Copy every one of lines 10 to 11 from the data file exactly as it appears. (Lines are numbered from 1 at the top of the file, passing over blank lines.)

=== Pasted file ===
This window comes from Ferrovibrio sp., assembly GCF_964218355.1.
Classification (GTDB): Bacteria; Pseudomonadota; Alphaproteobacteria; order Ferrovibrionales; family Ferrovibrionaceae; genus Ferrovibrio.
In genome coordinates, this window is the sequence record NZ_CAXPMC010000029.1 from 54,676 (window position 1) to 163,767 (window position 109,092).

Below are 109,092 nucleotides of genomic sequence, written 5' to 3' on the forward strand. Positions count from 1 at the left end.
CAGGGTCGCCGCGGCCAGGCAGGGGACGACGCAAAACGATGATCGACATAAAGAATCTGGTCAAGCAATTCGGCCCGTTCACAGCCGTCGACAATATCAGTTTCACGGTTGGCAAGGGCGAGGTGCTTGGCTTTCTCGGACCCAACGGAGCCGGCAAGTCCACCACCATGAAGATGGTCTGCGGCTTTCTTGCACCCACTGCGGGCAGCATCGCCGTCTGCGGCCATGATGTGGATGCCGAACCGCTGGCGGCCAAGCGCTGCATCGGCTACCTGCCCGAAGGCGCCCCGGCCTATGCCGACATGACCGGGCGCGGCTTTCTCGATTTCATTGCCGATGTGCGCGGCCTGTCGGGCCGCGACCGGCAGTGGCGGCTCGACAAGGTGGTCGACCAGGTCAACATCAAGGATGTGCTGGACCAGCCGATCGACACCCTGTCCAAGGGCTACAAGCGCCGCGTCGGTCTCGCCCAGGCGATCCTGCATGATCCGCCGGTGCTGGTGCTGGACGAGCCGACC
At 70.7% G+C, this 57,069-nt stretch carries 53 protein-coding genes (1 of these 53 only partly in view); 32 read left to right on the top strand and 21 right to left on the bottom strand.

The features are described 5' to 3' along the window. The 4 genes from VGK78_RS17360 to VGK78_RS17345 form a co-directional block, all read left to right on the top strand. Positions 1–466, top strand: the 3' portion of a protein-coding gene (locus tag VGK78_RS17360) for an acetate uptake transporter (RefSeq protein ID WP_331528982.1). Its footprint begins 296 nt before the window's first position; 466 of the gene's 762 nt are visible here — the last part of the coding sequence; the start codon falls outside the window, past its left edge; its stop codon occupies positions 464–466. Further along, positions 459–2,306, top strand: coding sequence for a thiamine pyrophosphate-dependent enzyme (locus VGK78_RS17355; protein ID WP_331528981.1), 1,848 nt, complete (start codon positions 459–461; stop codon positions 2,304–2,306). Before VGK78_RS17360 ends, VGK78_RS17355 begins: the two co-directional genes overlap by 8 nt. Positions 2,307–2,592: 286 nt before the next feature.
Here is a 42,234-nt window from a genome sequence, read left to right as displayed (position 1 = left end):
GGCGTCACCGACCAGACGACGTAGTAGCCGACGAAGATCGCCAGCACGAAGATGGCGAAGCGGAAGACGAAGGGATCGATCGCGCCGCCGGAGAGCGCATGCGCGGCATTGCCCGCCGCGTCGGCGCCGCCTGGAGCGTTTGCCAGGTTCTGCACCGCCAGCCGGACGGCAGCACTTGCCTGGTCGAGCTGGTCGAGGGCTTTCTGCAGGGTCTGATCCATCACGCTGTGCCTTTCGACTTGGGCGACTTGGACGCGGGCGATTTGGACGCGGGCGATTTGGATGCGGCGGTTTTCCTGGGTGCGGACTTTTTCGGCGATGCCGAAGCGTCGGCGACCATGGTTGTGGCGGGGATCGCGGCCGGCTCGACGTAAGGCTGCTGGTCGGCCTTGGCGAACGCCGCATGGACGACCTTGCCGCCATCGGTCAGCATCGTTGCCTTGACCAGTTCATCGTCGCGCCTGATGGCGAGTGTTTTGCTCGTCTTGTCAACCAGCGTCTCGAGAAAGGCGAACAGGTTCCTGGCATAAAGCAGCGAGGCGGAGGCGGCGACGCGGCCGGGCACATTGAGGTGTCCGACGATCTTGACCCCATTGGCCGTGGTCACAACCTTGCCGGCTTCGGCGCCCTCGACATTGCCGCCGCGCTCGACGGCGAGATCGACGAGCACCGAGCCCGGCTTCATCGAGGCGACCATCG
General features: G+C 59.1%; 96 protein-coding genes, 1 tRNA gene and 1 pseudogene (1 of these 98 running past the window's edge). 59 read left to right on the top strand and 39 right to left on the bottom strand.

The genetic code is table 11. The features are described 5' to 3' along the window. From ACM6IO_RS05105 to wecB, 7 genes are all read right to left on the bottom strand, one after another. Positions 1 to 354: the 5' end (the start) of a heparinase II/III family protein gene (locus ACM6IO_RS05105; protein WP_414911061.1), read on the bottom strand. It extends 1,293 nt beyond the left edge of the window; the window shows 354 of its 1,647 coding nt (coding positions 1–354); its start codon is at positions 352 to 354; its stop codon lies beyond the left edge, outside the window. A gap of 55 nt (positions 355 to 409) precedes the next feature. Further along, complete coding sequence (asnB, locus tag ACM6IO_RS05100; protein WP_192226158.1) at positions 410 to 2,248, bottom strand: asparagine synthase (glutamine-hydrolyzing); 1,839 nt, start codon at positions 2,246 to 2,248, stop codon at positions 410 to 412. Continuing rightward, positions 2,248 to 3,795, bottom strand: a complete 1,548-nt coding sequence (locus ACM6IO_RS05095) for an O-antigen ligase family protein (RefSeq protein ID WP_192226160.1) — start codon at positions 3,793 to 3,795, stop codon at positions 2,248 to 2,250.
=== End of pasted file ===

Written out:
General features: G+C 59.1%; 96 protein-coding genes, 1 tRNA gene and 1 pseudogene (1 of these 98 running past the window's edge). 59 read left to right on the top strand and 39 right to left on the bottom strand.

The genetic code is table 11. The features are described 5' to 3' along the window. From ACM6IO_RS05105 to wecB, 7 genes are all read right to left on the bottom strand, one after another. Positions 1 to 354: the 5' end (the start) of a heparinase II/III family protein gene (locus ACM6IO_RS05105; protein WP_414911061.1), read on the bottom strand. It extends 1,293 nt beyond the left edge of the window; the window shows 354 of its 1,647 coding nt (coding positions 1–354); its start codon is at positions 352 to 354; its stop codon lies beyond the left edge, outside the window. A gap of 55 nt (positions 355 to 409) precedes the next feature. Further along, complete coding sequence (asnB, locus tag ACM6IO_RS05100; protein WP_192226158.1) at positions 410 to 2,248, bottom strand: asparagine synthase (glutamine-hydrolyzing); 1,839 nt, start codon at positions 2,246 to 2,248, stop codon at positions 410 to 412. Continuing rightward, positions 2,248 to 3,795, bottom strand: a complete 1,548-nt coding sequence (locus ACM6IO_RS05095) for an O-antigen ligase family protein (RefSeq protein ID WP_192226160.1) — start codon at positions 3,793 to 3,795, stop codon at positions 2,248 to 2,250.